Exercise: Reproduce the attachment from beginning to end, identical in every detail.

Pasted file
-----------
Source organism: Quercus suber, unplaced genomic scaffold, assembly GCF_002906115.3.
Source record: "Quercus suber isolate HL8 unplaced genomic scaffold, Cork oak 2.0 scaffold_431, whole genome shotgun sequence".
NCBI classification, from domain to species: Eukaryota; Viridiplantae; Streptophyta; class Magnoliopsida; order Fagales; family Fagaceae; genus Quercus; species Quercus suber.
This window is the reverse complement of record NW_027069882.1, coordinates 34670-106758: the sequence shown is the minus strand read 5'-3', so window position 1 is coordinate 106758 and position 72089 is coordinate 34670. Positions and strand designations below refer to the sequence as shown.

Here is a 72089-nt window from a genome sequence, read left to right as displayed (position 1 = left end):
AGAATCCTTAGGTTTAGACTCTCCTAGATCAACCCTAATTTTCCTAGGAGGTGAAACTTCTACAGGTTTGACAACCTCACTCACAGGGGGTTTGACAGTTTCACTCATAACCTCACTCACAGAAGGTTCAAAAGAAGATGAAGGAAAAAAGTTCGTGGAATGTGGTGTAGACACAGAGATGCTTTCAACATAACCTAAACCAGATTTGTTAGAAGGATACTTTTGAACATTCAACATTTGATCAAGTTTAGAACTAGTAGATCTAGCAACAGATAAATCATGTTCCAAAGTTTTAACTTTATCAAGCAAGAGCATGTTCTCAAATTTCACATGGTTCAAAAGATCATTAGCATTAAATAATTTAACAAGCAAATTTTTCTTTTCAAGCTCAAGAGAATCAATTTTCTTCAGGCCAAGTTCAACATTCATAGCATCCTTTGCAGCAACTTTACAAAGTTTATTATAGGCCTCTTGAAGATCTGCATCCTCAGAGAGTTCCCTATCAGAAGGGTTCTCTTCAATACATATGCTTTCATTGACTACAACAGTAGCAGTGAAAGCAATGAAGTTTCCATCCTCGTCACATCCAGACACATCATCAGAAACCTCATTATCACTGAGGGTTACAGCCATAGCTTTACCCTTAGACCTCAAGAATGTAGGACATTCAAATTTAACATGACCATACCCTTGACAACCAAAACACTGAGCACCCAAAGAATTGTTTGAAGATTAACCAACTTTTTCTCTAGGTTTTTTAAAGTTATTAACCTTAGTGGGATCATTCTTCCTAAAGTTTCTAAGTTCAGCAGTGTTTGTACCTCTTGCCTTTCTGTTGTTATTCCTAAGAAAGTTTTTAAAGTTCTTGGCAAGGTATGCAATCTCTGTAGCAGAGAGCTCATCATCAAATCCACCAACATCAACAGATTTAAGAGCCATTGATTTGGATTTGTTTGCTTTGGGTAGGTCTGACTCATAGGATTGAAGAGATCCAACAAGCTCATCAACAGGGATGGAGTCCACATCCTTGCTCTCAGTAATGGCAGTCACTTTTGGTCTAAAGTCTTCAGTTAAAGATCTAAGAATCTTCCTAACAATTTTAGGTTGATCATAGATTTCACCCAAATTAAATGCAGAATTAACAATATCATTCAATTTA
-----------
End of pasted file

Source organism: Quercus suber, unplaced genomic scaffold, assembly GCF_002906115.3.
Source record: "Quercus suber isolate HL8 unplaced genomic scaffold, Cork oak 2.0 scaffold_431, whole genome shotgun sequence".
NCBI classification, from domain to species: Eukaryota; Viridiplantae; Streptophyta; class Magnoliopsida; order Fagales; family Fagaceae; genus Quercus; species Quercus suber.
This window is the reverse complement of record NW_027069882.1, coordinates 34670-106758: the sequence shown is the minus strand read 5'-3', so window position 1 is coordinate 106758 and position 72089 is coordinate 34670. Positions and strand designations below refer to the sequence as shown.

Here is a 72089-nt window from a genome sequence, read left to right as displayed (position 1 = left end):
AGAATCCTTAGGTTTAGACTCTCCTAGATCAACCCTAATTTTCCTAGGAGGTGAAACTTCTACAGGTTTGACAACCTCACTCACAGGGGGTTTGACAGTTTCACTCATAACCTCACTCACAGAAGGTTCAAAAGAAGATGAAGGAAAAAAGTTCGTGGAATGTGGTGTAGACACAGAGATGCTTTCAACATAACCTAAACCAGATTTGTTAGAAGGATACTTTTGAACATTCAACATTTGATCAAGTTTAGAACTAGTAGATCTAGCAACAGATAAATCATGTTCCAAAGTTTTAACTTTATCAAGCAAGAGCATGTTCTCAAATTTCACATGGTTCAAAAGATCATTAGCATTAAATAATTTAACAAGCAAATTTTTCTTTTCAAGCTCAAGAGAATCAATTTTCTTCAGGCCAAGTTCAACATTCATAGCATCCTTTGCAGCAACTTTACAAAGTTTATTATAGGCCTCTTGAAGATCTGCATCCTCAGAGAGTTCCCTATCAGAAGGGTTCTCTTCAATACATATGCTTTCATTGACTACAACAGTAGCAGTGAAAGCAATGAAGTTTCCATCCTCGTCACATCCAGACACATCATCAGAAACCTCATTATCACTGAGGGTTACAGCCATAGCTTTACCCTTAGACCTCAAGAATGTAGGACATTCAAATTTAACATGACCATACCCTTGACAACCAAAACACTGAGCACCCAAAGAATTGTTTGAAGATTAACCAACTTTTTCTCTAGGTTTTTTAAAGTTATTAACCTTAGTGGGATCATTCTTCCTAAAGTTTCTAAGTTCAGCAGTGTTTGTACCTCTTGCCTTTCTGTTGTTATTCCTAAGAAAGTTTTTAAAGTTCTTGGCAAGGTATGCAATCTCTGTAGCAGAGAGCTCATCATCAAATCCACCAACATCAACAGATTTAAGAGCCATTGATTTGGATTTGTTTGCTTTGGGTAGGTCTGACTCATAGGATTGAAGAGATCCAACAAGCTCATCAACAGGGATGGAGTCCACATCCTTGCTCTCAGTAATGGCAGTCACTTTTGGTCTAAAGTCTTCAGTTAAAGATCTAAGAATCTTCCTAACAATTTTAGGTTGATCATAGATTTCACCCAAATTAAATGCAGAATTAACAATATCATTCAATTTA